by N. Chidambaram Iyer | 1884 | 135,584 words | ISBN-13: 9788171104215
This page describes the course of mars (bhauma-cara) which is the sixth Chapter of the English translation of the Brihat-samhita. This work, written by Varahamihira in the 6th century, is classified as jyotisha literature, also known as Indian astronomy. It contains however, also content regarding astrology, palmistry, agriculture, gardening, perfumes, medicines and various other encyclopedic topics.
1. If the Mars should begin to retrograde from the 7th, 8th or 9th constellation from that in which he reappears after his conjunction with the Sun, persons who live by fire will be afflicted with disease.
2. If Mars should begin to retrograde from the 10th, 11th or 12th constellation from that of his reappearance, such retrograde motion is known as aśrumukha: when Mars should re-appear after his next conjunction with the Sun, juice will be injured and there will be disease and drought.
3. If he should begin to retrograde from the 13th or 14th constellation from that of his reappearance, such retrograde motion is known as vyāla: when he should disappear before his next conjunction with the Sun, wild boars and fierce animals will be afflicted with distress.
4. If Mars should begin to retrograde from the 15th or the 16th constellation from that of his reappearance, such retrograde motion is known as rudhirānana; at the time of such reappearance mankind will be afflicted with disease in the face and with various fears, but there will be prosperity in the land.
5. If he should begin to retrograde from the 17th or the 18th constellation from that of his reappearance such retrograde motion is known as Asimusala; when Mars is in his reretrograde motion, bands of robbers will be afflicted with distress and there will be drought and wars in the land.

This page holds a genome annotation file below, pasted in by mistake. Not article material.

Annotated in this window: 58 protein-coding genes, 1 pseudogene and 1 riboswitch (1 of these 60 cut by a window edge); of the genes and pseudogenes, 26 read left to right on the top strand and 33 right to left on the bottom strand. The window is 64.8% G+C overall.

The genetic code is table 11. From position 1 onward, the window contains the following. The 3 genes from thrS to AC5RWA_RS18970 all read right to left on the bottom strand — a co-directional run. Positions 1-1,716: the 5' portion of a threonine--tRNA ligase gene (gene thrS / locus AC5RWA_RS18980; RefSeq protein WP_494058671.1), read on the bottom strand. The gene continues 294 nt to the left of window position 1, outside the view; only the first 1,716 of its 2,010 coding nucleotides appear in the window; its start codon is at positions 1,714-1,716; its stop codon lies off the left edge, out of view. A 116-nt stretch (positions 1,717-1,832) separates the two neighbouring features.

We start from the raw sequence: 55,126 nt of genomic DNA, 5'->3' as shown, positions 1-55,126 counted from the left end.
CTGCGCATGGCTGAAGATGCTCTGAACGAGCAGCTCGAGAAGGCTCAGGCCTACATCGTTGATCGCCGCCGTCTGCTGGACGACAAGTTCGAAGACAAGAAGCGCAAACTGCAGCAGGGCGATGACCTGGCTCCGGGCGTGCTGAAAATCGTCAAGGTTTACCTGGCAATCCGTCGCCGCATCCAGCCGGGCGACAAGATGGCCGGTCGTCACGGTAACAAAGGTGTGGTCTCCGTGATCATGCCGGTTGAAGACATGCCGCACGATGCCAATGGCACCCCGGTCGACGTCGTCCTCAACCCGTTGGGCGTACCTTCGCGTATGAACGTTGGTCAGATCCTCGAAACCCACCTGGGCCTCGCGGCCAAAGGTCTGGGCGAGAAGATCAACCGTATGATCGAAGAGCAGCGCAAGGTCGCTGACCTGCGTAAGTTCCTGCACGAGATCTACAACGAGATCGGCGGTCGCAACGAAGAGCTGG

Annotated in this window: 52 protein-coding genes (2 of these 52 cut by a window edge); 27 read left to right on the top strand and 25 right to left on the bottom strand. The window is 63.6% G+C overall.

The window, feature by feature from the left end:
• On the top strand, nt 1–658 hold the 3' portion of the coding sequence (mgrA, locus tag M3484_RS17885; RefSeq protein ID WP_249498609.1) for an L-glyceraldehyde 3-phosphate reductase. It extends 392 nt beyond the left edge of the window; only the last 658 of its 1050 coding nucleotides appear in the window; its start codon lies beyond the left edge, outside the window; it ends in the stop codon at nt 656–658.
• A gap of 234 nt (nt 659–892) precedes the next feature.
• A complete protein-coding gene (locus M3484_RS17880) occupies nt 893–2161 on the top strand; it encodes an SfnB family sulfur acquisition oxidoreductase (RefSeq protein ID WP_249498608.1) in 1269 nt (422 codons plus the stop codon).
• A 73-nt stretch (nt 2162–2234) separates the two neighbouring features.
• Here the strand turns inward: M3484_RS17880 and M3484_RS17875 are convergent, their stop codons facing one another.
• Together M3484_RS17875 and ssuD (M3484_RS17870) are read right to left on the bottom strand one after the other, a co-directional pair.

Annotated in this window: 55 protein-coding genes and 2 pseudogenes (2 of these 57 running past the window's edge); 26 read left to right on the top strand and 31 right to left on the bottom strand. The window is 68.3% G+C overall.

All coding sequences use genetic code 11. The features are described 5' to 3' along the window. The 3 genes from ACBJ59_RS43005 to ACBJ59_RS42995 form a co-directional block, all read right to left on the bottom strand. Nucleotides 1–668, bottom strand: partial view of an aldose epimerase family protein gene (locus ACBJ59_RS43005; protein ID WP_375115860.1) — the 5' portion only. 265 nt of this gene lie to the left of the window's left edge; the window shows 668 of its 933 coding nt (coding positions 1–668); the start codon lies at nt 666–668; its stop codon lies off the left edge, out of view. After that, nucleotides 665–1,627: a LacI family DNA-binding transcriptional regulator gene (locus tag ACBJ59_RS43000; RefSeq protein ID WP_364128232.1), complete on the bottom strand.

6. If Mars (bhauma) should re-appear in the constellation of Pūrvaphālguni (sacred to Bhāga) or in that of Uttaraphālguni (sacred to Āryama), retrograde in the constellation of Uttarāṣāḍha (sacred to Viśvedeva) and disappear in the constellation of Rohiṇī (sacred to Bhauma), he will afflict the three worlds with miseries.
7. If Mars, after his re-appearance in the constellation of Śravaṇa, should retrograde in that of Puṣya, anointed monarchs will be afflicted with miseries; those countries and those persons will suffer in whose Nakṣatra, Mars should begin to reappear.
8. If Mars should pass through the middle of the constellation of Maghā and retrograde back through the same, the ruler of the Pāṇḍya country will perish and mankind will suffer from wars and drought.
9. If Mars should, after cutting through the constellation of Maghā, approach the middle of Viśākhā, there will be famine in the land; if he should cut through the constellation of Rohiṇī, there will be fearful deaths in the land.
10. If Mars should pass to the south of the constellation of Rohiṇī, rulers will suffer, prices will rise and there will be little rain; if Mars should appear enveloped in smoke or with a pointed flame, the people of Pāriyātra will perish.
13. If Mars should appear with a large and clear disc or red like the flower of Kiṃśuka (Butea Frondosa) or of Aśoka (Jonesia Aśoka Roxb) or of clear and fine rays or like molten gold or if he should pass through the northern path, rulers will be happy and there will be prosperity in the land.
Footnotes and references:
These terms are explained in the subsequent stanzas.
Mars is said to disappear when within 17 degrees from the Sun and to reappear when beyond it.
For the Nakṣatra of a country, see chapter on Kūrma Vibhāga.
Pāriyātra: the central or the western portion of the Vindhya chain which skirts the province of Malwa.
Northern path: according to Garga, the nine constellations from Bharaṇi to Makhā constitute the northern path; the nine from Pūrvaphālgunī to Mūla constitute the middle path and the nine from Pūrvāṣādha to Aśvinī constitute the southern path.